Back at his home Pete Matson meets his wife and son. He brought his son a souvenir of Williamson’s World, a handmade wooden drinking cup.

“Souvenir” is a particularly rich story to analyze and is one of Dick’s best stories on the issue of cultural homogeneity. This was one of the first questions he explored in his science-fiction writing. “Stablity,” unpublished in his lifetime, was about a homogenized global culture that attempted to create sustainability by preventing any innovation. In “Souvenir” the Galactic Relay achieves cultural unity by forcing everyone to keep up with the news technologies and cultural trends. The Galactic Relay functions much like 20th century capitalism, forcing the opening of market, producing a homogenized global culture. Already we are close to this on a planetary scale. Societies that resist free trade agreements or pursue political alternatives as transformed into pariahs or opposed with massive military power. The Galactic Relay is actually quite easy to understand because it so common to use.

Williamson’s World is harder to analyze. They seem to have created a small-scale form of post-scarcity anarchism. They have titular heads of each community (the oldest man) but they seem to be democratic in practice. The various communities fight each other in endemic tribal warfare, but there seems to be no real competition for resources. The wars are closer to a form of play and entertainment, based on playacting various historical epochs. We are reminded of Tom Sawyer’s penchant for playing pirates or robbers when we read about the efforts of men on Williamson’s World to play medieval knights or American Indians. Despite these wars, the settlements have a ruling tribunal to work out the big questions facing their society. They apply technologies to make their life easier, but do not allow technology to separate humanity entirely from production. They keep a minimal division of labor, but each manor is almost self-sufficient. The society invests no resources on developing weapons. In their defense of their planet from the battleship, they simply use the weapons laying around. It is actually a fairly good model of a possible small-scaled technologically-informed anarchism. It is not perfect, of course. There is a high death rate for adult men and they were entirely unable to protect themselves. I doubt that many readers will come away from this story sympathizing with the Relay and their genocidal efforts to sustain a banal cultural homogeneity.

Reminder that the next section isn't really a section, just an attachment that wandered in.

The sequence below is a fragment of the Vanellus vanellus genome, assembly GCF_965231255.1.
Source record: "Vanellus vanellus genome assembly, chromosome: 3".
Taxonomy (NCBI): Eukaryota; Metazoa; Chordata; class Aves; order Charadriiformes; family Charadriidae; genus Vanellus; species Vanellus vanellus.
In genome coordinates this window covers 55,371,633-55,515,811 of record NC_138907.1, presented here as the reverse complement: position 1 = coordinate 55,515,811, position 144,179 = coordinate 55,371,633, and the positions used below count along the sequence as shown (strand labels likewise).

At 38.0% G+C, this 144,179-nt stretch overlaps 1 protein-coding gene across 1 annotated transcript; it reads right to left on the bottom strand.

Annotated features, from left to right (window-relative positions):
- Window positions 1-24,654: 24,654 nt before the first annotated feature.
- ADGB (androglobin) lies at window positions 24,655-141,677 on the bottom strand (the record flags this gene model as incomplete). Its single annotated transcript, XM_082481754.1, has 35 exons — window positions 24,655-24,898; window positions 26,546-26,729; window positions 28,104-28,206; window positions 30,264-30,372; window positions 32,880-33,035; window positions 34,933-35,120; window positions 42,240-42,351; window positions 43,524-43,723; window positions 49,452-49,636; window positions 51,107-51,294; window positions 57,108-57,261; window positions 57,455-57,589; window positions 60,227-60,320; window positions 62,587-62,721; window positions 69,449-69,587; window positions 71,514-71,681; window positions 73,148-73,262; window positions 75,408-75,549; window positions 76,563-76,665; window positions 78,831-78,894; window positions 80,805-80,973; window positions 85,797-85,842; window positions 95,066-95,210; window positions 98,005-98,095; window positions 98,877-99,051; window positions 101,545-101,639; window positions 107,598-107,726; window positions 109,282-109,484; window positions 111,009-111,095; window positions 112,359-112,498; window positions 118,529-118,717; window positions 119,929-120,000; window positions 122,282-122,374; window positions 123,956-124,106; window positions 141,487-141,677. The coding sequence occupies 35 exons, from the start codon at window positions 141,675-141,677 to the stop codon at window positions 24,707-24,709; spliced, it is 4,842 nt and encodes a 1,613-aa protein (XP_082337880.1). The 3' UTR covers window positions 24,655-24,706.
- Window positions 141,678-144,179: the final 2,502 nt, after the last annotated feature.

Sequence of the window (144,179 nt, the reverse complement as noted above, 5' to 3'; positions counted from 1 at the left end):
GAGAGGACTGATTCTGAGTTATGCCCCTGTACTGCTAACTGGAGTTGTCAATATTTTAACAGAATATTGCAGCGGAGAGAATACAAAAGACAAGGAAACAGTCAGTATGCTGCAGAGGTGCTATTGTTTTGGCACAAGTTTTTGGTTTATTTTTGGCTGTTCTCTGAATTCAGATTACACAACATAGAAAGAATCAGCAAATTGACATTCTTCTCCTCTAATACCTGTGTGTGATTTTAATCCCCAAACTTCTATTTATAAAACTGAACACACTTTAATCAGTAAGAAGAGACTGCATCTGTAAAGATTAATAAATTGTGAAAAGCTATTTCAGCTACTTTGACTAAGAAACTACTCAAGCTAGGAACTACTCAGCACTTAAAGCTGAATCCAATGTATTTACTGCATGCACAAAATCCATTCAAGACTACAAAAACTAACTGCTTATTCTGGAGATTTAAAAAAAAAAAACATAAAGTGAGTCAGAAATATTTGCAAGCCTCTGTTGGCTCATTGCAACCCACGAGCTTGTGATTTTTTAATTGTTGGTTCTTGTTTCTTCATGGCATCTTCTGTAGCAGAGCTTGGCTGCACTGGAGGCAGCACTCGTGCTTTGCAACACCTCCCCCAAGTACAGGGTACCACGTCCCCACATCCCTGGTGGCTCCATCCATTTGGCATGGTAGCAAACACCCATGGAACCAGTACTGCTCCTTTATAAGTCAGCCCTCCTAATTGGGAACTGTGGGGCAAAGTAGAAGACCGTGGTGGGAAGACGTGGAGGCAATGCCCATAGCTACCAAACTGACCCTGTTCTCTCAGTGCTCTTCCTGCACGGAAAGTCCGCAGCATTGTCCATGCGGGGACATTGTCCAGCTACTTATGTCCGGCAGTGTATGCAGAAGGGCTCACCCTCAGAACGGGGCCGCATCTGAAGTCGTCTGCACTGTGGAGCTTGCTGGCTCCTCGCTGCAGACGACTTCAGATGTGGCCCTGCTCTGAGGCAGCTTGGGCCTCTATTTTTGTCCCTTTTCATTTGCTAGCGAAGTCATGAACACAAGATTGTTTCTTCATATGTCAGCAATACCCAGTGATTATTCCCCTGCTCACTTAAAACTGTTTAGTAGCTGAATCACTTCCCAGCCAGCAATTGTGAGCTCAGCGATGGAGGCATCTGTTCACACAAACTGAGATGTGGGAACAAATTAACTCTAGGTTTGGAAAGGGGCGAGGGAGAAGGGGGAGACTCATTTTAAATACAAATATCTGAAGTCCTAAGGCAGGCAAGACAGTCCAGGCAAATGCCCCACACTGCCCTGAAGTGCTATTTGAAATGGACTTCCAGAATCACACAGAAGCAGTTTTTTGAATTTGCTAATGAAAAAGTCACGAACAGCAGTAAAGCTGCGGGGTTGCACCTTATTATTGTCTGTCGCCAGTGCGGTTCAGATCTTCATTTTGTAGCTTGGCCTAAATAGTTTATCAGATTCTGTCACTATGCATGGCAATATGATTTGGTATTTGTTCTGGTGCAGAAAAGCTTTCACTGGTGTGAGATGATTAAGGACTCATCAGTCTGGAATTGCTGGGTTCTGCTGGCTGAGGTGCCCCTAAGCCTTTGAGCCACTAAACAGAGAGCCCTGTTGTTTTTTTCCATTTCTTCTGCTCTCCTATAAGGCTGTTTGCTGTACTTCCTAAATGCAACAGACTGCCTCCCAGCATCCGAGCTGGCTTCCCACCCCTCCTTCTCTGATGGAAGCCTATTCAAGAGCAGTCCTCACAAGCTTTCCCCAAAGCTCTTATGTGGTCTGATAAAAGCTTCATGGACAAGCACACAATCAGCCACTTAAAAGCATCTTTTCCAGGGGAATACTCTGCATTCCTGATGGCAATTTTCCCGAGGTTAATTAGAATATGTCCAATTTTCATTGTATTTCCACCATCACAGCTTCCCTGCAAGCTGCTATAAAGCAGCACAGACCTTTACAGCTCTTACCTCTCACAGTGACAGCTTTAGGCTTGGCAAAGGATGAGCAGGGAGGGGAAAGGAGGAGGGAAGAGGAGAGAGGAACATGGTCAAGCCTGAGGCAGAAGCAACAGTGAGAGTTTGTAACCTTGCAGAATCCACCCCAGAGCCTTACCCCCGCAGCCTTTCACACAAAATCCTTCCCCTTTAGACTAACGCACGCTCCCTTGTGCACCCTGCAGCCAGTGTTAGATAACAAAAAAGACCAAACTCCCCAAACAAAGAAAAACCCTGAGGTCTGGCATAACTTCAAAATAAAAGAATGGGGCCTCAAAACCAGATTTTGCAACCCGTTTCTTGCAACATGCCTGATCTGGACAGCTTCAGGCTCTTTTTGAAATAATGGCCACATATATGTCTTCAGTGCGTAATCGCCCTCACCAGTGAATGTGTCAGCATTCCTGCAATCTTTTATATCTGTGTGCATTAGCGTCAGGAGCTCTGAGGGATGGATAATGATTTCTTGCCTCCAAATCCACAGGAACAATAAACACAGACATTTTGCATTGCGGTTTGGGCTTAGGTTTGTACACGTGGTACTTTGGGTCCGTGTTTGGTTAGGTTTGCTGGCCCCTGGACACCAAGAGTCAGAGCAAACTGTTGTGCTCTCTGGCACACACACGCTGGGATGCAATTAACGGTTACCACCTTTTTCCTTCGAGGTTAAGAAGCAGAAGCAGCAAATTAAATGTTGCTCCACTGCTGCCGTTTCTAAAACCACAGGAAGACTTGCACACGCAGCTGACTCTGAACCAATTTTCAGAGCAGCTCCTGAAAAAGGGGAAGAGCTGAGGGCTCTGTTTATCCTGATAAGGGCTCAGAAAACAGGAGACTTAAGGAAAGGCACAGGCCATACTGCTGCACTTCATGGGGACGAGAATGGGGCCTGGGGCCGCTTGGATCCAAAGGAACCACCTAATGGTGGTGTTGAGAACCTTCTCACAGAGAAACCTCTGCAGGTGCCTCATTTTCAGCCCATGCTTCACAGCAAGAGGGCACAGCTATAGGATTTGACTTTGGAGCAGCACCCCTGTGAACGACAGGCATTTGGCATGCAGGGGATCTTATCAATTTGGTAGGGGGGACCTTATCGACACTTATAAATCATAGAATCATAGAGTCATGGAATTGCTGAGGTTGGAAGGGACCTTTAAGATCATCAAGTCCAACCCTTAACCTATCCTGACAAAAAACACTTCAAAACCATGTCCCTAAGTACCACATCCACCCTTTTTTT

I am glad Dick did not shy away from the logical conclusion of the rediscovery of Williamson’s World. A more cowardly writer (I am thinking of the film Avatar now) could have had Rogers utterly convinced by Gene Williamson. Rogers would then use his inside knowledge of the Relay to defend the planet from the attack. If they did make “Souvenir” into a film, I am certain that we would see something like that happening. In fact, once discovered, Williamson’s World had to be destroyed. In the same way that the discovery of an isolated tribe in the Amazon rainforests will lead to entire their physical destruction or their cultural destruction. In an era of cultural homogeneity and globalization, resistance is simply not an option.

“Souvenir” at

Article from Psychology Today on the psychiatric benefits of resisting progress.

The need for human-scaled technologies.

A TED talk on the relationship between technology and culture.


About tashqueedagg

Searching for the radical themes in American literature. American literature for the age of Occupy
This entry was posted in Alien Invasion, Empire, Environment, Philip K. Dick, Politics, Power, Space Exploration, Technology, war and tagged , , , , , , , . Bookmark the permalink.

One Response to Souvenir

  1. Pingback: Philip K. Dick’s Philosophy of History: Part One | Philip K. Dick Review